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29 April 2010, 11:12

LLVM 2.7 released

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After six months of development, the LLVM developers have released version 2.7 of the Low Level Virtual Machine compiler infrastructure. The new release includes the ability to self-host the Clang compiler which the announcement called "a major milestone in any compiler's development and particularly notable considering the complexity of implementing C++".

Other enhancements to LLVM include new target architectures, a native code disassembler API, more memory efficient debug information, a new meta-data system allowing compilers to mark up generated code with language specific optimisations, and, as witnessed by Clang's self-hosting, major progress in C++ support. ARM support has been improved and Clang supports the ABI's of both Linux and Darwin on ARM, along with improvements in LLVM's ARM back-end such as NEON instruction set support, allowing the developers to say Clang is now suitable for use as a beta quality ARM compiler. These, and the many other improvements in LLVM 2.7, are detailed in the release notes.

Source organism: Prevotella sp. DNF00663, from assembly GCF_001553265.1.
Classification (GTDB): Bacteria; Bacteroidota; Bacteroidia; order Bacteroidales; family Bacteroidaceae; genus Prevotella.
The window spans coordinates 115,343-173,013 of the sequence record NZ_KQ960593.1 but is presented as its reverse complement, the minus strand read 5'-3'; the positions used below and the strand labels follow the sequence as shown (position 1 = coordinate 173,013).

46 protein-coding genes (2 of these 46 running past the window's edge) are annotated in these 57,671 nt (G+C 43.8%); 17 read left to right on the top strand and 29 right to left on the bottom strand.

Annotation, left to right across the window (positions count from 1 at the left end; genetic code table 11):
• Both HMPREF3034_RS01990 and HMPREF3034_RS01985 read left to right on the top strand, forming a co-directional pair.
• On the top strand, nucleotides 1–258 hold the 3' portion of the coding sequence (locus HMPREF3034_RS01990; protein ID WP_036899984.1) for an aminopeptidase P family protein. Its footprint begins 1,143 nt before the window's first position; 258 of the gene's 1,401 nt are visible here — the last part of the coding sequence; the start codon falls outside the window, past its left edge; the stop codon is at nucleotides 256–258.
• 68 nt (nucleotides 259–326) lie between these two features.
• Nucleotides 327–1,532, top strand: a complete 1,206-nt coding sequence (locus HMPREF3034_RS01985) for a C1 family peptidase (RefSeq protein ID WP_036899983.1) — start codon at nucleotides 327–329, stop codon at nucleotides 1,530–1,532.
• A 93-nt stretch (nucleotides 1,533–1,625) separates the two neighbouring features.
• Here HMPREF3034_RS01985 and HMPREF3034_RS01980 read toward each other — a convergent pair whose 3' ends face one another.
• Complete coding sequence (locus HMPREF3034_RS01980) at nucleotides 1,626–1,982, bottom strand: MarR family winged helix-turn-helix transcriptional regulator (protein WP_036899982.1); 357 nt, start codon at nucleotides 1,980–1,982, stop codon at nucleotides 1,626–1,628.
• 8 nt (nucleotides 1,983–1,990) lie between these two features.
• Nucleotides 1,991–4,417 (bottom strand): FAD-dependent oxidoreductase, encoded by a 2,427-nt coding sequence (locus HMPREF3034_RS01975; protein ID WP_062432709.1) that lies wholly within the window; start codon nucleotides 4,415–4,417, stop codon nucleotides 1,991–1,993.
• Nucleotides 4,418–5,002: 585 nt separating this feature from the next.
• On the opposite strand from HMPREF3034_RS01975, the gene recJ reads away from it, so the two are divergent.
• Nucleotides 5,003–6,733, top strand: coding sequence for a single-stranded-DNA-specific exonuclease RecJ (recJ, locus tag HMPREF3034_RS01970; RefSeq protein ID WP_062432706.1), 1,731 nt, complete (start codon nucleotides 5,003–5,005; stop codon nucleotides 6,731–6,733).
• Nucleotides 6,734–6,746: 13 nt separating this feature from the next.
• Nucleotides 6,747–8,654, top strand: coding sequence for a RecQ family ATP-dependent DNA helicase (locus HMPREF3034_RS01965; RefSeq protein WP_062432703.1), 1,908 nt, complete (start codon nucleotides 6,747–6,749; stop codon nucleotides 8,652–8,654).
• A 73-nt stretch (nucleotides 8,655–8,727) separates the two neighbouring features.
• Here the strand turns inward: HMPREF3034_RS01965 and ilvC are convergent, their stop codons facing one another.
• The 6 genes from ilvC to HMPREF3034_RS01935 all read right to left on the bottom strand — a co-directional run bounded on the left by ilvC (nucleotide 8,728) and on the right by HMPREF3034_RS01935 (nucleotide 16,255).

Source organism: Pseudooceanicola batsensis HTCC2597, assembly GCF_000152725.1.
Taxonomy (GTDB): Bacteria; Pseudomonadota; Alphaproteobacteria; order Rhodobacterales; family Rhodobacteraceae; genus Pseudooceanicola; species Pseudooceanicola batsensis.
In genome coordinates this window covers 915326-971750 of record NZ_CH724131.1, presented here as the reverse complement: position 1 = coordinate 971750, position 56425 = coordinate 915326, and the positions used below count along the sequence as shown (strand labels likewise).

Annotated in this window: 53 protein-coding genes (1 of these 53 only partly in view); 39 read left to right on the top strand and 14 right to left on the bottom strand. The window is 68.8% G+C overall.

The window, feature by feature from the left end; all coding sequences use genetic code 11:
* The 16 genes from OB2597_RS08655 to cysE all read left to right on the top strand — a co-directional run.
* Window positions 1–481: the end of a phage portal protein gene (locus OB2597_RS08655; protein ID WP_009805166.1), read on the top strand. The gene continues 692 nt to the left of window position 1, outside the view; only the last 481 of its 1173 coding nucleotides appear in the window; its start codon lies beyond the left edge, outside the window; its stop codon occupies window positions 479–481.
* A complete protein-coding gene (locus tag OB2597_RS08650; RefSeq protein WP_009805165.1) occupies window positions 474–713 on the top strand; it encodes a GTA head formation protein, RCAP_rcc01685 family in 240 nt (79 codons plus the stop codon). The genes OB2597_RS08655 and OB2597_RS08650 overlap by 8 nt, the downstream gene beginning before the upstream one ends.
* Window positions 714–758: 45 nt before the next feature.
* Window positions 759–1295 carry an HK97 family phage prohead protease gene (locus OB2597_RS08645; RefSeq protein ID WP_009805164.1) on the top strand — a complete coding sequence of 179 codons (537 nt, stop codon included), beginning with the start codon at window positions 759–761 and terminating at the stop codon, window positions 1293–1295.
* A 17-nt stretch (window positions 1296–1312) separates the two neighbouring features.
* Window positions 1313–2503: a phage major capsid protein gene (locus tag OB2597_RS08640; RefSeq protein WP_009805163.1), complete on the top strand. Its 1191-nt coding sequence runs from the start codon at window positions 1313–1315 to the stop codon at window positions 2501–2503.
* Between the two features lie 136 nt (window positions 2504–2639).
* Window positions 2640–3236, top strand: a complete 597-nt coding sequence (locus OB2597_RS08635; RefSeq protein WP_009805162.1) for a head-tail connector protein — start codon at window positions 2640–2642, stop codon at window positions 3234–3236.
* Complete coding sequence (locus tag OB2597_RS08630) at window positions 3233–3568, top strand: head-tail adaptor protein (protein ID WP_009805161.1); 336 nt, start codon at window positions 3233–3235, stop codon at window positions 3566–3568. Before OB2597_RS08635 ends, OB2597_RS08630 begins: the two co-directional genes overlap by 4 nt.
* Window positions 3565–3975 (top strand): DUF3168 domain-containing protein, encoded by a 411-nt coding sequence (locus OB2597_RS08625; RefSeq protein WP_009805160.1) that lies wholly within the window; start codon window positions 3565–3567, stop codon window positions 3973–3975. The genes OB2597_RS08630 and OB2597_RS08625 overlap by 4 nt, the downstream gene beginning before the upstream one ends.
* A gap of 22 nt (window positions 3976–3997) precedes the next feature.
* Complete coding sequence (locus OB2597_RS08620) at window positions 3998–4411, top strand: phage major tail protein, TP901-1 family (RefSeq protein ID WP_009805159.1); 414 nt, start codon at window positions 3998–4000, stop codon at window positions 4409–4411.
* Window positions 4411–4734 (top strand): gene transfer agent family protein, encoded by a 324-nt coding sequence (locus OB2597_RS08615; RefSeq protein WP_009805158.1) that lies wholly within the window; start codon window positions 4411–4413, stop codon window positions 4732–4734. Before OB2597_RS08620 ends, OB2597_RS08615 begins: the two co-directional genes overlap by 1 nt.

The LLVM project, started in 2000 at the University of Illinois and, supported by Apple, Adobe and others, is developing a virtual machine and compilation system which allows for optimisation of intermediate code at compile, link and runtime. Initially targeted at working with C/C++ code, the project's community has developed front-ends to handle Java byte code, Microsoft's CIL, Python and various Ruby implementations. LLVM is licensed under the University of Illinois/NCSA Open Source License and can be downloaded from the project's releases page.


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